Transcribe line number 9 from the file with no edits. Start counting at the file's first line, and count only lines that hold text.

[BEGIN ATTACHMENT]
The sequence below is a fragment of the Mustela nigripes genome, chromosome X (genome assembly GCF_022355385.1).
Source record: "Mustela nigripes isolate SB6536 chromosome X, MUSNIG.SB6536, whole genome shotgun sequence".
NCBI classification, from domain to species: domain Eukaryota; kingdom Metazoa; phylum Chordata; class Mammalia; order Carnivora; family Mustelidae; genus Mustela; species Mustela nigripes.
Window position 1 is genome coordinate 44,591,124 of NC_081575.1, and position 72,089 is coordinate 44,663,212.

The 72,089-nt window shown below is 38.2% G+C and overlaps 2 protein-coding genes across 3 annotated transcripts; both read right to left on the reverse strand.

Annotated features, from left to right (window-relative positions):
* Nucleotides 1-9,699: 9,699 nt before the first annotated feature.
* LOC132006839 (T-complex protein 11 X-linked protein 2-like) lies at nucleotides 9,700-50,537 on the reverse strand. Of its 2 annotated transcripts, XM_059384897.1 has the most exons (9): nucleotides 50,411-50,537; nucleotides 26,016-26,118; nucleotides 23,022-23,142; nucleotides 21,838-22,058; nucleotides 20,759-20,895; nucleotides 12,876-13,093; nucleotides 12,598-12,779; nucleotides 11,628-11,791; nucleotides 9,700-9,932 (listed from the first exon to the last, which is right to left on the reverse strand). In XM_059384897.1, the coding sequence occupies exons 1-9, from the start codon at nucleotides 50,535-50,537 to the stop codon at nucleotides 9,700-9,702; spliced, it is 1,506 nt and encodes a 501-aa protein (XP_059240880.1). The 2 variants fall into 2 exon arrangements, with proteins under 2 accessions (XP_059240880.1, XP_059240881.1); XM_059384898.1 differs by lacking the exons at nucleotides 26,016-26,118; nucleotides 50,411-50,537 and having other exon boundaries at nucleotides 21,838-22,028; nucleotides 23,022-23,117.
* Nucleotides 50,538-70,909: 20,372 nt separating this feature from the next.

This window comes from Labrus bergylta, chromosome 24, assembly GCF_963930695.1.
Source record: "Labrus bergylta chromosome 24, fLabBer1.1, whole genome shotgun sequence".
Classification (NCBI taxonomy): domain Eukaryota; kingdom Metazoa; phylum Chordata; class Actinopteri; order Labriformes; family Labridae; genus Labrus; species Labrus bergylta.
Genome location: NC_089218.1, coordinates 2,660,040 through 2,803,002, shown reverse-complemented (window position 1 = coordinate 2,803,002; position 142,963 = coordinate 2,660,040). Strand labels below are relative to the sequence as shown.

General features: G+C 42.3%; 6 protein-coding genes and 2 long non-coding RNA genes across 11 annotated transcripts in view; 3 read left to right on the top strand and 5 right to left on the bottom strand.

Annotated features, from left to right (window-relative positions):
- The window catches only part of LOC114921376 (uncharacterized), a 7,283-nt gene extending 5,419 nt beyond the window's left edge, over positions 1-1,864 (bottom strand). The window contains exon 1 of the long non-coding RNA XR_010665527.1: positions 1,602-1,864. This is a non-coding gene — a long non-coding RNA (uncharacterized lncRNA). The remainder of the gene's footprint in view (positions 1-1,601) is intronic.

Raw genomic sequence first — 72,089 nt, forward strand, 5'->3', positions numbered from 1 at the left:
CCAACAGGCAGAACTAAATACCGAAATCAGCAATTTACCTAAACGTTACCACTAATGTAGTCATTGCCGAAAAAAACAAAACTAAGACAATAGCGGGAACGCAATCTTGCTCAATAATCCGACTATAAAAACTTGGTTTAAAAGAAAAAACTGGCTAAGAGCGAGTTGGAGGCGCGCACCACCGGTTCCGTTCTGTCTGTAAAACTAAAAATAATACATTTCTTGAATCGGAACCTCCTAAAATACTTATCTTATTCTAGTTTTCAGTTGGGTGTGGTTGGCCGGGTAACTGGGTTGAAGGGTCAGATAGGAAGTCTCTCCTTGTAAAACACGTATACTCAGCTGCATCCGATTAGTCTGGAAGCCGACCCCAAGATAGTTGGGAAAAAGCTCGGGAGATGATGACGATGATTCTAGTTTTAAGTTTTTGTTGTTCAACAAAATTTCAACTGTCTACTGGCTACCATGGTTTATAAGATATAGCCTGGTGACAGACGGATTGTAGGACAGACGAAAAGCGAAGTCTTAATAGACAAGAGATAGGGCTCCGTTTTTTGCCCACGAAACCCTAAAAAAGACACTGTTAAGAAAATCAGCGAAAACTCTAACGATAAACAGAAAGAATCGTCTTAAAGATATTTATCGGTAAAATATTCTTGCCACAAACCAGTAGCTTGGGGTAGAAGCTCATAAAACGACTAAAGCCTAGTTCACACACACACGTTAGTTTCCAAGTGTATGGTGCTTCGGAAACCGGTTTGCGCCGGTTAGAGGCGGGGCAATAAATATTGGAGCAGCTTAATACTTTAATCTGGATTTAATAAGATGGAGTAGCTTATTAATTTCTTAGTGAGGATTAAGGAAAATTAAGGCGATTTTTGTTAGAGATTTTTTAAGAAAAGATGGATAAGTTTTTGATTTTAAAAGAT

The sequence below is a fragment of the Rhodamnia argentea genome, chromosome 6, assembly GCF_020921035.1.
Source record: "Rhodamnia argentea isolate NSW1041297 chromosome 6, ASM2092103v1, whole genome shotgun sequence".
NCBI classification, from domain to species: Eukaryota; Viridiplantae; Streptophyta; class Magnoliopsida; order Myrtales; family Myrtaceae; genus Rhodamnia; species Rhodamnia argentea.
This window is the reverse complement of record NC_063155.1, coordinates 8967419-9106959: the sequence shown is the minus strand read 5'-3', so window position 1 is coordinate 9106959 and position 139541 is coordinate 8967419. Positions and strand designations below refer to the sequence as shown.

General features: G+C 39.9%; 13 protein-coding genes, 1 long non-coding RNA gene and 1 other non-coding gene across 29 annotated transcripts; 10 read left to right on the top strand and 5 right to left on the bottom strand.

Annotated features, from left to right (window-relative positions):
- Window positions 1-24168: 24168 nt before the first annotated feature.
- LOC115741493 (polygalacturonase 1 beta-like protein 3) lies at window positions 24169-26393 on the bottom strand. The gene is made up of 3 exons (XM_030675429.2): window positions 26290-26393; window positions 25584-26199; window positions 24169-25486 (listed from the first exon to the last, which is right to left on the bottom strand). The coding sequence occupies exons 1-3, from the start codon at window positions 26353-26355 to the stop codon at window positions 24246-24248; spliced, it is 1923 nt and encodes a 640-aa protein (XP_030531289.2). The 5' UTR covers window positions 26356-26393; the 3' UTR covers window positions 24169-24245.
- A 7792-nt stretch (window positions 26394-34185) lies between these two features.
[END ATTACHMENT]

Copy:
* Nucleotides 50,538-70,909: 20,372 nt separating this feature from the next.